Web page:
In short, there’s a reason this talk was entitled “the world’s most trafficked wild mammals”. Chinese pangolins aren’t commercially hunted any more, since they’re now so few in number that it makes more financial sense for the traffickers to source pangolins from Africa or elsewhere in Southeast Asia for sale in the Chinese or Vietnamese markets. Seizures of pangolin scales, dead animals, and live specimens point to growing trade flows from African ports – Mombasa, Dar-el-Salaam, Zanzibar – to the Far East. This means that pangolins are trafficked on similar routes to elephant tusks and rhino horns.
What’s being done to help pangolins?
More and more. The very fact that over 250 people crammed into the ZSL’s lecture theatre to listen to this talk, with some standing or sitting in the side aisles, suggests that people are more aware of the pangolins’ plight than they were a few years ago. International protection for the species is also being cranked up. All trade in pangolins and pangolin products is now banned under international law. Of course, that doesn’t stop the trade, but pangolins are at least nominally afforded the highest possible level of protection.
As of early 2017, the IUCN Pangolin Specialist Group comprises about 100 members – ecologists, geneticists, conservationists, and the like – dedicated to the conservation of the species. The aim of the group is to co-ordinate efforts to study pangolins and the threats they face, and devise conservation strategies to ensure their survival going forward.
One of the speakers at the ZSL event, Paul de Ornellas, is currently working with colleagues in Cameroon’s Dja Nature Reserve – a UNESCO world heritage site and so-called “pangolin stronghold” – to get the IUCN group’s strategies up and running. Some of the initiatives being put into practice there will likely be replicated in other stronghold sites in years to come. In Dja, it’s a case of putting boots (and remote cameras) on the ground to observe and track pangolins, as part of what’s called the SMART approach. This stands for Spatial Monitoring and Reporting Tool; the idea being that the more we know about the animals in the first place, the better placed we’ll be to protect them. Researchers are also trying to get local communities onside to raise awareness of the threats to pangolins, and to inform the local authorities of any suspected illicit trade or poaching. Apparently it’s working. In the last 12 months, 4 separate prosecutions have been made, and plans are being drawn up to start tagging the conservancy’s pangolins for satellite tracking.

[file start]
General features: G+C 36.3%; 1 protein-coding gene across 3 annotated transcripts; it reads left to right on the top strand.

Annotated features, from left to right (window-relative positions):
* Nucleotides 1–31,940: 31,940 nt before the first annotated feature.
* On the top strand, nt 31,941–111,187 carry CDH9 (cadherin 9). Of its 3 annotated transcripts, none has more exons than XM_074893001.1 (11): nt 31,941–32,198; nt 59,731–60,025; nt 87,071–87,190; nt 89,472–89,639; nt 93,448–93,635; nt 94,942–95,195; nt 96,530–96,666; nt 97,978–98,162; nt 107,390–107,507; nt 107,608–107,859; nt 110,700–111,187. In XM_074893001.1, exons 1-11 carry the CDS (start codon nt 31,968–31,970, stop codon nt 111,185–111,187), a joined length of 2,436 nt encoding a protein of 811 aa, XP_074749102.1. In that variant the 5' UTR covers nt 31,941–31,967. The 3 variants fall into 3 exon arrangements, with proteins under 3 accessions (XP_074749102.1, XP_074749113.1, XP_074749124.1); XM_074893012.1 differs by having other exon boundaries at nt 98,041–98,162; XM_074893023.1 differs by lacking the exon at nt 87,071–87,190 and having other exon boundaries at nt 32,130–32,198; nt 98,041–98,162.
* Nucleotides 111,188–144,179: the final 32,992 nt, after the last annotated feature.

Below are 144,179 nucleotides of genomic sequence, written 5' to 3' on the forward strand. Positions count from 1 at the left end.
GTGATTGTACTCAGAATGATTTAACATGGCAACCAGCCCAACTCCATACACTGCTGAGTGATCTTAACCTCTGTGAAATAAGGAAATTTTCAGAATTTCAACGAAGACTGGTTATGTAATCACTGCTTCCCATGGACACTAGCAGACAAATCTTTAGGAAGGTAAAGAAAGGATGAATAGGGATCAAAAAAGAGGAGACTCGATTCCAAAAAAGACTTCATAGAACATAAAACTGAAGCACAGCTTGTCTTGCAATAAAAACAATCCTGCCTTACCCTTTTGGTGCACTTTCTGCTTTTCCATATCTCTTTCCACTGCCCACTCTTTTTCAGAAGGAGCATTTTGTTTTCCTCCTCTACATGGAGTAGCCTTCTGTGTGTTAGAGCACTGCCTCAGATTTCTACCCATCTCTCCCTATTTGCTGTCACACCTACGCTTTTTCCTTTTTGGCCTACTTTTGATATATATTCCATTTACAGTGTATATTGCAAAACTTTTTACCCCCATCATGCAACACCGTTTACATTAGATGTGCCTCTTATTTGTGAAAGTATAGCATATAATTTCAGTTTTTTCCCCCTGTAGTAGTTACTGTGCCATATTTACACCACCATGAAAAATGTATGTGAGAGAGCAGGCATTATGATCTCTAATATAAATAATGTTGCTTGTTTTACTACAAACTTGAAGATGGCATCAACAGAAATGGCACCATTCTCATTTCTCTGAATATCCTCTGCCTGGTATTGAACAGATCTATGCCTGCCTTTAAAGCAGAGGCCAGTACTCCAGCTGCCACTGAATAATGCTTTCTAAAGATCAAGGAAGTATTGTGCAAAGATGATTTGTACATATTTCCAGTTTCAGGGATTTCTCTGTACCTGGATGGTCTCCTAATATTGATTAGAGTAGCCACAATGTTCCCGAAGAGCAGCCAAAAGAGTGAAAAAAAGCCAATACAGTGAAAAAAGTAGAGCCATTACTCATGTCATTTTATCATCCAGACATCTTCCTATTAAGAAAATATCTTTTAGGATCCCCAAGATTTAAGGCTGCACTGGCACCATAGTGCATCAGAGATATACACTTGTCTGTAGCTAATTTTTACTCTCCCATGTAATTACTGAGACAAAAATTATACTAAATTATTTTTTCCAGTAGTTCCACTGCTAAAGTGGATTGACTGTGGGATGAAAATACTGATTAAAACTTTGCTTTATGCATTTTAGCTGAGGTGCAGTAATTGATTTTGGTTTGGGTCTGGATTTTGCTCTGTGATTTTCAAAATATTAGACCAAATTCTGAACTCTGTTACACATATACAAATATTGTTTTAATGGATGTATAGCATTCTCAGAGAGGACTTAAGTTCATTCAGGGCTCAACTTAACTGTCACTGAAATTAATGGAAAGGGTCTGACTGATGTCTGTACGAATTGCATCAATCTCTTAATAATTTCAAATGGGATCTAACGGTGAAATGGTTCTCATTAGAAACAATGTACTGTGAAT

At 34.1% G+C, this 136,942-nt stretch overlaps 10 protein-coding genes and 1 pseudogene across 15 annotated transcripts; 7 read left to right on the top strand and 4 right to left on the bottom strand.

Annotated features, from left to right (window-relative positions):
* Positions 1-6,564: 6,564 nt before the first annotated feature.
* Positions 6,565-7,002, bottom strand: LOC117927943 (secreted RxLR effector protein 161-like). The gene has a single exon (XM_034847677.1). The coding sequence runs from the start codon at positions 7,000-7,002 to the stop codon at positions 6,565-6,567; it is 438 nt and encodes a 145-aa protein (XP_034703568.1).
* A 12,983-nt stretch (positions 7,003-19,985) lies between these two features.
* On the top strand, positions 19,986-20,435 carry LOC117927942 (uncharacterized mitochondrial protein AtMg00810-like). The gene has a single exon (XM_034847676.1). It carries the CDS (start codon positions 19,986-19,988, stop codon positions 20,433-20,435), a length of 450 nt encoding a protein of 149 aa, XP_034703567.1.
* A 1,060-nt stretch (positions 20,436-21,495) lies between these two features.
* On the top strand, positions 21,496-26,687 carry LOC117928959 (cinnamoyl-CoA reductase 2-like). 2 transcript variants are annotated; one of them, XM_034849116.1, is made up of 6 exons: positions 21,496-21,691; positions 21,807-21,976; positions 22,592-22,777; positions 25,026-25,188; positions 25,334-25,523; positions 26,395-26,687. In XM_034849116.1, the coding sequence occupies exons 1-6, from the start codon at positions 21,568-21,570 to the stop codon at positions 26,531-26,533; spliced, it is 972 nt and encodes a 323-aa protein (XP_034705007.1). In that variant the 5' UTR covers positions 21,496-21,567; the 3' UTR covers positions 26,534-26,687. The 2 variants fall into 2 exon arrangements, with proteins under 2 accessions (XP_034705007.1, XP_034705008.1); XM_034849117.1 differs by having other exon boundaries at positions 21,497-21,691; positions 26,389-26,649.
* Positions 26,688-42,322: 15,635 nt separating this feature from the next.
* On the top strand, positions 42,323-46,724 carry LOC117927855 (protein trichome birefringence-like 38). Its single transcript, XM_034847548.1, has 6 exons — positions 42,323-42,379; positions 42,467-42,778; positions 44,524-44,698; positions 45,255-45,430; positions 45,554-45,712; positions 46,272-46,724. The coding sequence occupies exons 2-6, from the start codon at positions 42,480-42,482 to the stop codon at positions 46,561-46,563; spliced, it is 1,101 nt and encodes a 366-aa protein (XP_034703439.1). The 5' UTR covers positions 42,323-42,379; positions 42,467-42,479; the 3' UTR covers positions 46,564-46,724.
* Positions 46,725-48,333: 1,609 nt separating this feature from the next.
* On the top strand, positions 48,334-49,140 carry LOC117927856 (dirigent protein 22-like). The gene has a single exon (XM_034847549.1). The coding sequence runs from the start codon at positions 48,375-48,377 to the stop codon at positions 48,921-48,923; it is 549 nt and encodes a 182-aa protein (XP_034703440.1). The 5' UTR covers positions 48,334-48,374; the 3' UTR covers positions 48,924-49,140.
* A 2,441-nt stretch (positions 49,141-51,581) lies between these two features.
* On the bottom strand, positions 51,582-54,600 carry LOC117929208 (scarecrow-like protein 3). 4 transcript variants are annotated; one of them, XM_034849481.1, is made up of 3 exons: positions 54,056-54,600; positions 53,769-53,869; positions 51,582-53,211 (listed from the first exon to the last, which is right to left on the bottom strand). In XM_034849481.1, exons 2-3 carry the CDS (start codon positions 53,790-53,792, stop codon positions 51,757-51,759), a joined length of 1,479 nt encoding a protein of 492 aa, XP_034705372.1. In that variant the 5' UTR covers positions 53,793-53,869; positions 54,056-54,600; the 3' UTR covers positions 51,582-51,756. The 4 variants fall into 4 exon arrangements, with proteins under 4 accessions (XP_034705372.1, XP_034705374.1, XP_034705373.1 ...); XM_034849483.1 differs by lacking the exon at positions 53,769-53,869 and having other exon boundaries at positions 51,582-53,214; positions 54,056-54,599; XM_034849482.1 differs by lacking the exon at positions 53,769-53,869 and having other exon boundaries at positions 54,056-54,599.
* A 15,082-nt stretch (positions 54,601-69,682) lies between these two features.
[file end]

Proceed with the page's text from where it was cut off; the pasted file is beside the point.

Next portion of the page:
You can read all about the work being done in the Dja Nature Reserve here:
Pangolins may be becoming the flagbearers for Dja, but the reserve is also home to populations of forest elephant (endangered), western lowland gorilla (critically endangered), and common chimpanzee (endangered). It just goes to show how important protected reserves are, given the magnitude of human threats.
That’s all well and good, but how do we put a stop to demand in the Far East?
You sure are asking all the right questions! As if pangolin monitoring in Africa and Southeast Asia isn’t difficult enough, we have to try to reduce the burgeoning demand for pangolins and pangolin products in the Far East. Changing consumer behaviour is a big part of this, and how we go about doing that formed the centre of Sabri’s speech at the ZSL last week. Behavioural economics plays a role. So do public awareness campaigns and governmental recommendations – we’ve already seen a great deal of good come from Beijing’s stance on shark-fin soup.
I’m fairly sure most of the people reading this article won’t be eating pangolin foetuses to improve fertility, or rubbing powdered pangolin scales into their skin for better circulation. If you do, don’t. I’m pretty certain it doesn’t work! But you can still do something to help our planet’s most trafficked wild mammals. Check out these links:
If donation or fundraising isn’t your thing, just spread the word! Pangolins need our help!
Transcripts from the ZSL event are now available online: https://www.zsl.org/science/whats-on/saving-pangolins-earths-most-trafficked-wild-mammals